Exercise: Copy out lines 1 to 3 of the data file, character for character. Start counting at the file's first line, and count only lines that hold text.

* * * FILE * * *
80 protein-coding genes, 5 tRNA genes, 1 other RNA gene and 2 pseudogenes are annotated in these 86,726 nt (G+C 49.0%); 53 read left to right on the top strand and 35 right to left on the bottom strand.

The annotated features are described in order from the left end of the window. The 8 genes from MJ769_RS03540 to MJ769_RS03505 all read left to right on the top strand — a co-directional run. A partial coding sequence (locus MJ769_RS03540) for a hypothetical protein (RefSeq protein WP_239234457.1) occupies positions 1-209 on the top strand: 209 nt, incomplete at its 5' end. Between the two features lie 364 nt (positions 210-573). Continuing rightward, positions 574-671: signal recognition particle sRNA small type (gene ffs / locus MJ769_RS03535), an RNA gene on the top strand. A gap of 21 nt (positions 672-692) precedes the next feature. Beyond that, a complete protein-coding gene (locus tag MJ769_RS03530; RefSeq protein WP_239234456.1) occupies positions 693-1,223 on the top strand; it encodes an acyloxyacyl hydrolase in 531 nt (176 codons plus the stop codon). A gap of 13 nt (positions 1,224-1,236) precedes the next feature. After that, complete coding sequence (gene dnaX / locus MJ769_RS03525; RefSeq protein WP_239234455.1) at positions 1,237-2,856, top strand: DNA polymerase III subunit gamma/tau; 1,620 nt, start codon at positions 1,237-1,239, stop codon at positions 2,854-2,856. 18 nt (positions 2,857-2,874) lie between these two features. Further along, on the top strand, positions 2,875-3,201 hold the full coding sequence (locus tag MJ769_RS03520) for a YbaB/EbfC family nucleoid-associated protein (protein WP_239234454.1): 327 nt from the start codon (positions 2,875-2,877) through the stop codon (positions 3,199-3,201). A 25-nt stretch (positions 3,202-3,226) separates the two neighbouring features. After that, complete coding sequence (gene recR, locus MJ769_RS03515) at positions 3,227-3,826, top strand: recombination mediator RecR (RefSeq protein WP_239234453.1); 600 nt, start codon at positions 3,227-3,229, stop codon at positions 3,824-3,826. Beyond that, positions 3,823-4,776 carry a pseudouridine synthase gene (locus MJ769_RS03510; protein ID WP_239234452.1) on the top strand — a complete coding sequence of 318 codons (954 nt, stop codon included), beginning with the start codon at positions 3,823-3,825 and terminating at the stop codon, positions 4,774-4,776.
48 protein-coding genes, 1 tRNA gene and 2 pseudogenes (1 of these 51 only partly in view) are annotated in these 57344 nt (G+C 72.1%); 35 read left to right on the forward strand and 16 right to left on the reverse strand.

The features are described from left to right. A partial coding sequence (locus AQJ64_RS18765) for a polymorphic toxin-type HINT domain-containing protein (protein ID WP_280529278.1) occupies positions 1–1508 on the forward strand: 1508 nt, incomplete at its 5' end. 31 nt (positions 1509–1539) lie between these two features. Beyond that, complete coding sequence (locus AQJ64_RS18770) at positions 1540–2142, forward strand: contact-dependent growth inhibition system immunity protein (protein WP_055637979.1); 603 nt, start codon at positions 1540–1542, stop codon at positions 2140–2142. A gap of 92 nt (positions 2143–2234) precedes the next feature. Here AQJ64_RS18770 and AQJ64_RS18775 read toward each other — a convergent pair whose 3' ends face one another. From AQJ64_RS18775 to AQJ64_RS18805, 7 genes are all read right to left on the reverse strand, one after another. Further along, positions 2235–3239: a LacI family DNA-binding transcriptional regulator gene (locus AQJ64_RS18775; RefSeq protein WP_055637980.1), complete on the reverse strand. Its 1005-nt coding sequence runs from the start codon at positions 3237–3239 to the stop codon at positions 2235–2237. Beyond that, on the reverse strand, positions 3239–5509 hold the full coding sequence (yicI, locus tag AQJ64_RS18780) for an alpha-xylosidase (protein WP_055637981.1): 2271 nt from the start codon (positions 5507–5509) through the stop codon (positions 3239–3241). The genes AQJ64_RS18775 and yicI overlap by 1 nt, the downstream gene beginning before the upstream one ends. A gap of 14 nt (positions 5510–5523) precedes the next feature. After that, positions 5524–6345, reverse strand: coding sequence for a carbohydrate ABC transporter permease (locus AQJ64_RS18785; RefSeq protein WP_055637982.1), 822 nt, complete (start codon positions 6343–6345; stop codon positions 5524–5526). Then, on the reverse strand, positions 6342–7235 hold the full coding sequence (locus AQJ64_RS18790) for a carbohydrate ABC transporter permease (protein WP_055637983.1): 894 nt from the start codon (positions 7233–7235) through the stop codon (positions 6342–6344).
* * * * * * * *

80 protein-coding genes, 5 tRNA genes, 1 other RNA gene and 2 pseudogenes are annotated in these 86,726 nt (G+C 49.0%); 53 read left to right on the top strand and 35 right to left on the bottom strand.

The annotated features are described in order from the left end of the window. The 8 genes from MJ769_RS03540 to MJ769_RS03505 all read left to right on the top strand — a co-directional run. A partial coding sequence (locus MJ769_RS03540) for a hypothetical protein (RefSeq protein WP_239234457.1) occupies positions 1-209 on the top strand: 209 nt, incomplete at its 5' end. Between the two features lie 364 nt (positions 210-573). Continuing rightward, positions 574-671: signal recognition particle sRNA small type (gene ffs / locus MJ769_RS03535), an RNA gene on the top strand. A gap of 21 nt (positions 672-692) precedes the next feature. Beyond that, a complete protein-coding gene (locus tag MJ769_RS03530; RefSeq protein WP_239234456.1) occupies positions 693-1,223 on the top strand; it encodes an acyloxyacyl hydrolase in 531 nt (176 codons plus the stop codon). A gap of 13 nt (positions 1,224-1,236) precedes the next feature. After that, complete coding sequence (gene dnaX / locus MJ769_RS03525; RefSeq protein WP_239234455.1) at positions 1,237-2,856, top strand: DNA polymerase III subunit gamma/tau; 1,620 nt, start codon at positions 1,237-1,239, stop codon at positions 2,854-2,856. 18 nt (positions 2,857-2,874) lie between these two features. Further along, on the top strand, positions 2,875-3,201 hold the full coding sequence (locus tag MJ769_RS03520) for a YbaB/EbfC family nucleoid-associated protein (protein WP_239234454.1): 327 nt from the start codon (positions 2,875-2,877) through the stop codon (positions 3,199-3,201). A 25-nt stretch (positions 3,202-3,226) separates the two neighbouring features. After that, complete coding sequence (gene recR, locus MJ769_RS03515) at positions 3,227-3,826, top strand: recombination mediator RecR (RefSeq protein WP_239234453.1); 600 nt, start codon at positions 3,227-3,229, stop codon at positions 3,824-3,826. Beyond that, positions 3,823-4,776 carry a pseudouridine synthase gene (locus MJ769_RS03510; protein ID WP_239234452.1) on the top strand — a complete coding sequence of 318 codons (954 nt, stop codon included), beginning with the start codon at positions 3,823-3,825 and terminating at the stop codon, positions 4,774-4,776.
48 protein-coding genes, 1 tRNA gene and 2 pseudogenes (1 of these 51 only partly in view) are annotated in these 57344 nt (G+C 72.1%); 35 read left to right on the forward strand and 16 right to left on the reverse strand.